I am the resurrection and the life. Whoever believes in me, though he die, yet shall he live, and everyone who lives and believes in me shall never die.”
Winged words! As is true of John’s entire gospel, the words of John 11:25,26 (ESV) soar like an eagle. They soar with authority. They soar with grace. They soar with comfort.
Jesus says, “I am the resurrection and the life.” Those words ring with an absolute authority. No other person in all history could say this of himself. But Jesus could say it because he became the trailblazer of all resurrections. His resurrection prepared the way for all other resurrections. Except for him, there would be no resurrection. So there is immense authority in his declaration that he is the resurrection and the life.
His words also soar with pure grace: “Whoever believes in me, though he die, yet shall he live.” Believing in him has happened without the tiniest cooperation on our part. It happened solely by grace, as a gift from God. His Word, speaking the unvarnished truth about sinful human nature, broke down the natural resistance in stubborn human hearts immersed in their own will, intellect, and pride. His Word comes to the rescue of crushed hearts with the sweet fragrance of forgiveness, peace, and love. The good news of Jesus Christ, the Lamb of God who has taken away the sin of the world, brings gracious comfort. This gospel takes possession of sinful hearts and creates new people who put their trust in Jesus. Despite all the death in this world, believers rejoice to know they will be with him eternally. All of this story is pure grace.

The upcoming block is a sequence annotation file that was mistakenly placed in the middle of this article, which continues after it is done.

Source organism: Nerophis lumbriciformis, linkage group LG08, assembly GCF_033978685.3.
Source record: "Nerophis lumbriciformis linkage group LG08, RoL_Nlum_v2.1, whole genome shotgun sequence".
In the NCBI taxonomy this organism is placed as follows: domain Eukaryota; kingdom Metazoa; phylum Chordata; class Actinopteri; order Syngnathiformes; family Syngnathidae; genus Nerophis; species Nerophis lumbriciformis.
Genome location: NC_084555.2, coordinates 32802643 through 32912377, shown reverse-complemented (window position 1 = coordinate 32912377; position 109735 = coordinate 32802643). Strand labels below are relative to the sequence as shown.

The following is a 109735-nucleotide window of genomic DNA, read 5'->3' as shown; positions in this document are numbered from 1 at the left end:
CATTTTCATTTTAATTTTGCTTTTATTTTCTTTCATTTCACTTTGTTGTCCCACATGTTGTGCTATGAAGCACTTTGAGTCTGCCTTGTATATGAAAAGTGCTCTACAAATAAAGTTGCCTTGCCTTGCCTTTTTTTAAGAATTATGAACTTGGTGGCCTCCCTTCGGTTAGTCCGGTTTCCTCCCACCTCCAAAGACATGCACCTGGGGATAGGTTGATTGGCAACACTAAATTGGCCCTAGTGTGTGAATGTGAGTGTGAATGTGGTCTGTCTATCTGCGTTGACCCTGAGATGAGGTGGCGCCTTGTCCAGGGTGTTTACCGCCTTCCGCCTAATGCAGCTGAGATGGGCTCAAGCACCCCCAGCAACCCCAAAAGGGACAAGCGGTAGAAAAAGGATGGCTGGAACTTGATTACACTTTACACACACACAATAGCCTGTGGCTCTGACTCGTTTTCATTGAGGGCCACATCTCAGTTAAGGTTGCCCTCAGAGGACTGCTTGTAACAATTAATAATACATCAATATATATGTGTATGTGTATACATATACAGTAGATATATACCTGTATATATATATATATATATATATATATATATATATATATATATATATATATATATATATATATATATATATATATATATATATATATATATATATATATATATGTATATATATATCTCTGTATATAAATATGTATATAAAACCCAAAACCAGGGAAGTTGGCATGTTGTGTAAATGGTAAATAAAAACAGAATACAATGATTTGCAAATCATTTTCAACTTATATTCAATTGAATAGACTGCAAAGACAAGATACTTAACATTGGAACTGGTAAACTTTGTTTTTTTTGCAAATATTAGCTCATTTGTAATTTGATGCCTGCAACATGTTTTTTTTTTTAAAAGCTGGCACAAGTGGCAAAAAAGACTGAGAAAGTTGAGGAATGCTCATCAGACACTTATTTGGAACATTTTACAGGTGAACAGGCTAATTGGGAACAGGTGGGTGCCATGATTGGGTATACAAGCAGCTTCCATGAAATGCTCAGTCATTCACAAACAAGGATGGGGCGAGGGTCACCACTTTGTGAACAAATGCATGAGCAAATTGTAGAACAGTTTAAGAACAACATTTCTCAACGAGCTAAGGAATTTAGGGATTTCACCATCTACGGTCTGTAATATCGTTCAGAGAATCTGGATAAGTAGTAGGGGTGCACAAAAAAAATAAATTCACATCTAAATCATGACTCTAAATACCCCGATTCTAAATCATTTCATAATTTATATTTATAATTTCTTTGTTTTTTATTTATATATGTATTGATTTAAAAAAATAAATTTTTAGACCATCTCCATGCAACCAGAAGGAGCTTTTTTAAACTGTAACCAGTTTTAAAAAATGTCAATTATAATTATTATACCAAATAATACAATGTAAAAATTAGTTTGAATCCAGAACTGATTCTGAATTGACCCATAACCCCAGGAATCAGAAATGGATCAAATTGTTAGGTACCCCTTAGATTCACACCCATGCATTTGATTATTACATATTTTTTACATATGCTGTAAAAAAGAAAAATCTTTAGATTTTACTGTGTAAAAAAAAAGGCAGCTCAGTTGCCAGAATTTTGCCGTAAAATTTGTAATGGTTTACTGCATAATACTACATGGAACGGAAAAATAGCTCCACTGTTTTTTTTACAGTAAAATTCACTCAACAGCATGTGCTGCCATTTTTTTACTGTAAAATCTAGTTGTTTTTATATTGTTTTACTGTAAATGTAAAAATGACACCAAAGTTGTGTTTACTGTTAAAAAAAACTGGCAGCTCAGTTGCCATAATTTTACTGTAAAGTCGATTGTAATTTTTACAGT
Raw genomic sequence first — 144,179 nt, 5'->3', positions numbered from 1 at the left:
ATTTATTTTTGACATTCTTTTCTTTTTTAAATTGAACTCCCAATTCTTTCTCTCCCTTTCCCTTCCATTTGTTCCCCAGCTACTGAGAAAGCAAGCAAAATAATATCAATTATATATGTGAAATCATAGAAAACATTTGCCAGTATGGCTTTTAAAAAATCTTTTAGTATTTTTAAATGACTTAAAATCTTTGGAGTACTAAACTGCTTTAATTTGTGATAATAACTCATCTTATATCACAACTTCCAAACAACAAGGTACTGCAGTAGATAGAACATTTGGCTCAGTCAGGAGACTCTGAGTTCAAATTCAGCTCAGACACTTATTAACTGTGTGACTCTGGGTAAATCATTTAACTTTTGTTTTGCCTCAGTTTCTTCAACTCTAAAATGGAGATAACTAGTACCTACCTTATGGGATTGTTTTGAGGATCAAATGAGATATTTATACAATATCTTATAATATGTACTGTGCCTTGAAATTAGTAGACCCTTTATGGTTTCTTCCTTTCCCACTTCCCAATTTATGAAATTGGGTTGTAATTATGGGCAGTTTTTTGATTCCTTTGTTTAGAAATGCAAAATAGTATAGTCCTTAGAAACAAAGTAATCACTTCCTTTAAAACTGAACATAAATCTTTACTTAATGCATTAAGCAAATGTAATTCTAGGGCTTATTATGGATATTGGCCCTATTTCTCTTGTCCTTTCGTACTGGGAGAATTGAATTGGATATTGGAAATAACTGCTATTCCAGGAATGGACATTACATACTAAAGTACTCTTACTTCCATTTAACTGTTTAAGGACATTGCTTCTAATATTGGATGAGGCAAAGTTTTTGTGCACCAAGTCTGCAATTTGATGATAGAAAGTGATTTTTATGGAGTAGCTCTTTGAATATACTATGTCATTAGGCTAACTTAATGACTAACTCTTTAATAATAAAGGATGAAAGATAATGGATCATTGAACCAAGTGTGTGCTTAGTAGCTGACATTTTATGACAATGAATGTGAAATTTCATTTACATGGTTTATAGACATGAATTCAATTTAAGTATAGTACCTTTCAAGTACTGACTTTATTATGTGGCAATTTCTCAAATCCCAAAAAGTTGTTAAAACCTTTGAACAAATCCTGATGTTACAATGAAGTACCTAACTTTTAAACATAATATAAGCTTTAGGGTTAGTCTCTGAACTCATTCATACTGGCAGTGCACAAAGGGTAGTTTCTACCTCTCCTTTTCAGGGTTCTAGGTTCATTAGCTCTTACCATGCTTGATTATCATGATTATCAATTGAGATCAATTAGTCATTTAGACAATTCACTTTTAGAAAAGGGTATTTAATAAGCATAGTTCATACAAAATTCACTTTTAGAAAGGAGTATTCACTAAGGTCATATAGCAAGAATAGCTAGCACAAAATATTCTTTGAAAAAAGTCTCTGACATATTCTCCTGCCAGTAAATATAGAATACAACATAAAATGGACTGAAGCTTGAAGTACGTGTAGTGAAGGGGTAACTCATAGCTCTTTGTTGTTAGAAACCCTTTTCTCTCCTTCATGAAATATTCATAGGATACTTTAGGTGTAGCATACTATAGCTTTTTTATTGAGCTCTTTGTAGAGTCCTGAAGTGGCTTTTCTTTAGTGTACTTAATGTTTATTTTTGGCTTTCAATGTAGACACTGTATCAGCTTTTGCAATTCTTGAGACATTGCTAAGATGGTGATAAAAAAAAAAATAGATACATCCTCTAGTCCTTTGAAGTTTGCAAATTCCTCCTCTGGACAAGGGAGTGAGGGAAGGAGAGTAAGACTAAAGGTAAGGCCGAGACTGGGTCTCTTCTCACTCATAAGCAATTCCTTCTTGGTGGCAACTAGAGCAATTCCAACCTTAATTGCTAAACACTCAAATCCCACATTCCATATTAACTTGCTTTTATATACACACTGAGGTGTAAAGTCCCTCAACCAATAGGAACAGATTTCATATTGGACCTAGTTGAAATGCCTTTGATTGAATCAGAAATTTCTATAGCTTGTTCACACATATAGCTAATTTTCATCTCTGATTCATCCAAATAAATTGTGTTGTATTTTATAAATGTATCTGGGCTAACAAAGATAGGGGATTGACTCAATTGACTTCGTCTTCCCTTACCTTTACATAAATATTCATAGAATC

Jesus concludes with a statement bearing overwhelming comfort: “And everyone who lives and believes in me shall never die.” Herewith Jesus wipes out the natural grief that Christians will endure at the death of loved ones. When Lazarus died, Jesus gave this death its once-and-for-all description in life. For believers like Lazarus, Mary, and Martha, death is just a sleep. Therefore, Jesus declared that whoever lives and believes in him shall never die, shall not die eternally.
What are we to make of Jesus’ statements? Some liberal and unbelieving commentators assert that Jesus never made these claims about himself. They are either garbled recollections or inventions of his followers written 50 to 100 years later. To any casual reader, such a solution may seem persuasive. But only a persistent skeptic and slave to intellect would stick by this explanation. Jesus’ claims about himself are so unique, so extraordinary, so contrary to normal human experience that they could not have been garbled or dreamed up by his followers. Such “solutions” are simply and frankly unhistorical. These solutions are proposed by people who seek to avoid the claim of all of Scripture that Jesus is no mere human moralist or philosopher. He is the God of heaven come to earth for sinful humans. He became a Jew on earth for a time to claim us as his own and destroy sin and death. So, for us, Jesus must have the last word: “He who is not with me is against me” (Matthew 12:30).
Theodore Hartwig, professor emeritus at Martin Luther College, New Ulm, Minnesota, is a member at St. John, New Ulm.
This is the final article in a four-part series about how Jesus describes himself.
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Author:Theodore J. Hartwig
Volume 101, Number 12
Issue: December 2014